From Andy Kamenetzky, Land O’ Lakers: On several counts, it was another outstanding effort from the Lakers. Individually, several players brought their A-game. Andrew Bynum continued his reign of terror, blocking three shots, altering several other shots he couldn’t get his paws on, and snagging 12 defensive rebounds (16 in all). Derek Fisher drew a pair of charges (one against Joe Johnson away from the ball), deflected a pass to create a turnover and got a steal while backpedaling in transition to prevent the kind of buckets Atlanta’s offense desperately requires. Ron Artest hounded Johnson into a miserable 11 point/14 shot performance. Allowing barely an inch to operate, Ron-Ron’s pressure also helped induce the Atlanta wing into three turnovers. And so on and so forth.
From Andy Kamenetzky, Land O’ Lakers: It’s been a tough 24 hours for milestones recorded by Moses Malone. Monday, his record for consecutive double-doubles since the NBA-ABA merger (51) was eclipsed by Kevin Love. The Wolves forward managed the same tally in one season, while Malone stretched his feat over the course of two. Tuesday, Malone found himself lapped by Kobe Bryant after contact from Joe Johnson beyond the arc sent The Mamba to the line for three free throws, all good. And with that, another rung on the ladder reached. For Kobe, the connection to Malone — who played for the Sixers of Bryant’s boyhood backyard — is obvious. Before Bryant turned heads in 1996 with his jump straight from Lower Merion High School to the Lakers by way of Vlade Divacs’ rights, Malone demonstrated such a move truly feasible. Yes, Kobe was the first high school guard drafted, but Kevin Garnett had been taken the year before him, Tracy McGrady the year after, plus five more youngsters before the decade concluded. The following decade began with Darius Miles taken third overall.
From Bret Lagree, Hoop Onion: The Atlanta Hawks can compete with any team in the league as long as their jump shots go in. When they don’t, they can’t because they aren’t, as a team, especially good at anything. Against lesser teams, the Hawks can take advantage of being not bad in a number of areas and punish the inferior team for its mistakes. Against better teams, the Hawks aren’t offered nearly as many mistakes to punish (only two teams in the league force turnovers less often) and frequently fall victim to the variance inherent in shooting a lot of jump shots. It’s a game like this that gives the lie to scapegoating effort after losses. The Hawks (outside of a not-so-surprising 5 cumulative defensive rebounds from Josh Smith, Joe Johnson, and Marvin Williams in more than 98 cumulative minutes) were not lacking for effort. They grabbed 16 offensive rebounds. They scored 20 fast break points. They held Los Angeles to five fast break points. Zaza Pachulia scored eight points, grabbed 10 rebounds, and was one of six Hawks, despite the team scoring just 87 points and making just 33 field goals, to earn at least a pair of assists.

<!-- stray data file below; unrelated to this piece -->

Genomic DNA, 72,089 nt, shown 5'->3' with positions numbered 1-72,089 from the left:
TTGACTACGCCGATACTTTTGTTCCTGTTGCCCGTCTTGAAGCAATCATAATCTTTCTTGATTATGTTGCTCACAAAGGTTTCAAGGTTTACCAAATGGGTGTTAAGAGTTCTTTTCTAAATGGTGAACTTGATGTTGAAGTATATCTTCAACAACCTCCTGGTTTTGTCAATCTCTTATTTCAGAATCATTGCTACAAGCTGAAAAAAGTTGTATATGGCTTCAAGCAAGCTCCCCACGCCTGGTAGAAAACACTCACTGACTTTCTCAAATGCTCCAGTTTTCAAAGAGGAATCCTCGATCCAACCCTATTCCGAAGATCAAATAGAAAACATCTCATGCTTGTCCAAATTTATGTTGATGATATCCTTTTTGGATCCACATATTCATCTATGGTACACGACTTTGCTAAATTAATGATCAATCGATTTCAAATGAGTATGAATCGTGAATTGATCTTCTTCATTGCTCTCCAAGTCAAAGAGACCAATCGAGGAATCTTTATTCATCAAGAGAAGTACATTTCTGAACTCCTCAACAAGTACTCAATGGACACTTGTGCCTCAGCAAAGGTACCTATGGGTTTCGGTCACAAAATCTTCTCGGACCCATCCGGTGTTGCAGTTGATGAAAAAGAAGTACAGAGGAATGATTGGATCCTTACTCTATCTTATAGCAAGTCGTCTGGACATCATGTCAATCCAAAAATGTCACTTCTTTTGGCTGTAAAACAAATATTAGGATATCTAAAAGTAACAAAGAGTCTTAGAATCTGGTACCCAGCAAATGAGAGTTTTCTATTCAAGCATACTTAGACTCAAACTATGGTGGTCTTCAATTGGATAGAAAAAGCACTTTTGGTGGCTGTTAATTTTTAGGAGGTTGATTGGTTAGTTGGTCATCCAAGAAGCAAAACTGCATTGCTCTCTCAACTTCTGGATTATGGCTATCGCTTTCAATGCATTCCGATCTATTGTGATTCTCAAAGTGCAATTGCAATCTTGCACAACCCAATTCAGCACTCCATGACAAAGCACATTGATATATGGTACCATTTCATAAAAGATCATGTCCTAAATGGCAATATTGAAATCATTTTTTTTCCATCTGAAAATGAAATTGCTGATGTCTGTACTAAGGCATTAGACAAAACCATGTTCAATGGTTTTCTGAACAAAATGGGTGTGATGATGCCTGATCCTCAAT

From Kevin Ding, OC Register: Ron Artest sat in front of his locker after the game, all aglow. (That’s different from Artest being all atwitter, which he would be later with his Twitter account – announcing he had a “pork and skittle smoothie” for dinner, re-Tweeting Khloe Kardashian’s query as to where her fragrance-loving “B***hes” were at and contacting Charlie Sheen directly to offer that one word: “winning.”) Artest sat and spoke happily after the Lakers’ eighth consecutive victory about “locking up All-Stars.” Good-bye, Joe Johnson and your scoreless second half; next up, LeBron James. Artest didn’t mean to be demeaning, but he managed to make the Miami Heat sound like the Minnesota Timberwolves by insisting: “They’re young and dangerous.”
From Dexter Fishmore, Silver Screen and Roll: On Thursday night, the Lakers get their long-awaited rematch bout with the Miami Heat, who humiliated them back on Christmas Day. The game will be played under circumstances no one saw coming. Tonight the storm clouds that’ve been gathering around the Heat look more menacing than ever, as Miami face-planted at home to the Portland Trail Blazers for their fifth consecutive loss. The Lakers, meanwhile, continue to pound on fools left and right. With another surprisingly easy road victory, 101 to 87 over the Atlanta Hawks, the champs’ winning streak has reached eight, tying their best run of the season. The disintegrating Heat will be eyeing Thursday as a last-stand, save-our-season kind of game, which isn’t really ideal from the Lakers’ perspective. But if they play with the deluxe form they’ve shown since the All-Star break, no amount of desperation on Miami’s part will make a diff.
From Jeff Schultz, Atlanta Journal-Constitution: Two days ago, Larry Drew declared the Hawks were “in disarray.” The good thing about being in disarray is that, while everybody might be running in the wrong direction, and possibly into a wall, there’s at least a certain degree of actual existence. That’s an assumption we can’t make any more. The Los Angeles Lakers came to town Tuesday night. They didn’t really do anything that special, and they still led the Hawks by 20 points in the third quarter. The final score was believed to be 101-87, although most fans would have a difficult time confirming that because they were running around Philips Arena looking for any unsold Kobe Bryant T-shirt. (More on that shortly).